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Old 08-26-2013, 12:36 AM   #5
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Originally Posted by kevink View Post
Pretty much every investment approach discussed and recommended on this board and most other places is based on backtesting using historical performance. FireCalc is also 100% based on this. Actually the ONLY portfolio in the Mebane Faber article that isn't based on backtesting is Harry Browne's Permenent Portfolio, the weirdest (for most) allocation of the 8, though in fairness I would guess most of the relatively few who've implemented it have done so in part based on its historical performance since the '70's and in particular the relatively low worst-case drawdown. "Past performance is no guarantee of future results," but clearly it's human nature to use - and rely on- the past.
If one can't rely on the past - what's left? Well, there is the present - a fleeting phantom. And beyond that? an unknowable future. I guess I'll stick to what has worked reasonably well in the past until someone comes up with a reliable way of getting tomorrows news today. To follow up on the thought, it would be against human nature not to use and rely on the past.
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Old 08-26-2013, 05:55 AM   #6
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I think the point of the article was that everything worked pretty much about the same. All the discussion and gnashing of teeth to get the best portfolio just didn't matter in the end because they were all the best portfolio.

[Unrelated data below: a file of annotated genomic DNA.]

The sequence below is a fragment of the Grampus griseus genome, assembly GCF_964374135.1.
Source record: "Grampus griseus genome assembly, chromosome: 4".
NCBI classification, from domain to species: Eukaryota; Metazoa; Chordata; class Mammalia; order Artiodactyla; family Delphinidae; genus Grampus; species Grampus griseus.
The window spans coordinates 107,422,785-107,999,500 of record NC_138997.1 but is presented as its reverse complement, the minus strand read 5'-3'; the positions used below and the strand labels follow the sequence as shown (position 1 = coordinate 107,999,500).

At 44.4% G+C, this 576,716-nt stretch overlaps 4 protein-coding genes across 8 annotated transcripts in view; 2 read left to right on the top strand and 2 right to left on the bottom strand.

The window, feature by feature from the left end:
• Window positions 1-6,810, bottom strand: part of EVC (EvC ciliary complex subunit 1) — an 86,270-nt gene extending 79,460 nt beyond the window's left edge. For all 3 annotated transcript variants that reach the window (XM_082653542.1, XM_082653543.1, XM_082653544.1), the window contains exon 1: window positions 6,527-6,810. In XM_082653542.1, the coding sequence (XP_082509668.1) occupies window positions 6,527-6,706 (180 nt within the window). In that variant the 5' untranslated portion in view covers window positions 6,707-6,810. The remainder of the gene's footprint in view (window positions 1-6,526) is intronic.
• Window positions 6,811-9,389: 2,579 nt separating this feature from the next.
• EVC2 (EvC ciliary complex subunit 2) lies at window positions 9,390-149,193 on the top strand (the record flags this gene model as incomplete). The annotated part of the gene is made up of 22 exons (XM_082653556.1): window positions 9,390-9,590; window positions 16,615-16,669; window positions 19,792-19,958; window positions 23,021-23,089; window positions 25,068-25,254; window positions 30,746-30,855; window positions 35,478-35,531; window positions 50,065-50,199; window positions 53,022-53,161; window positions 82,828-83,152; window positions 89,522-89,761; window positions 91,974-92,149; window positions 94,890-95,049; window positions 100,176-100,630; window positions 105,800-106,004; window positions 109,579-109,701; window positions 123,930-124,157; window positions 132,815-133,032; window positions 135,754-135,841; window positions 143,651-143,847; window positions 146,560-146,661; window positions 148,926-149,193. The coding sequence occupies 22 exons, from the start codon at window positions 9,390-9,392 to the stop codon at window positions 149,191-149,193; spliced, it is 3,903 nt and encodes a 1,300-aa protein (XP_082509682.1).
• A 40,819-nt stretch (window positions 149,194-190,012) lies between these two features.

And that makes sense. No one would tout a portfolio that would obviously quickly fail. For example, we don't see books about the "lottery ticket" portfolio: "Just take your entire nestegg the day you retire and buy powerball tickets."
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Old 08-26-2013, 09:27 AM   #7
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Actually the key take-away for me isn't the similar long-term performance of the portfolios, though that's interesting enough. The key issue as I mentioned when I posted it is the difference in the worst-case draw downs, because very few investors will in fact stay the course in the face of 30-40%+ drops. For early retirees this is an especially important issue, IMHO, since not only to you need to make your money last over an exceptionally long period but your ability to recover from a catastrophic loss, either through paid employment or the passage of time, does nothing but diminish.

As for ejman's comments, rather than relying on the past one could look at it carefully and then rely more on truly uncorrelated asset classes. That's what the Permanent Portfolio does, and that's also what folks who keep a significant chunk of their investable assets out of the markets do (e.g. by owning income properties, keeping a chunk in a privately held business, etc.). That's also the mindset behind annuity investments, though clearly there counterparty risks and other complexities murky the waters.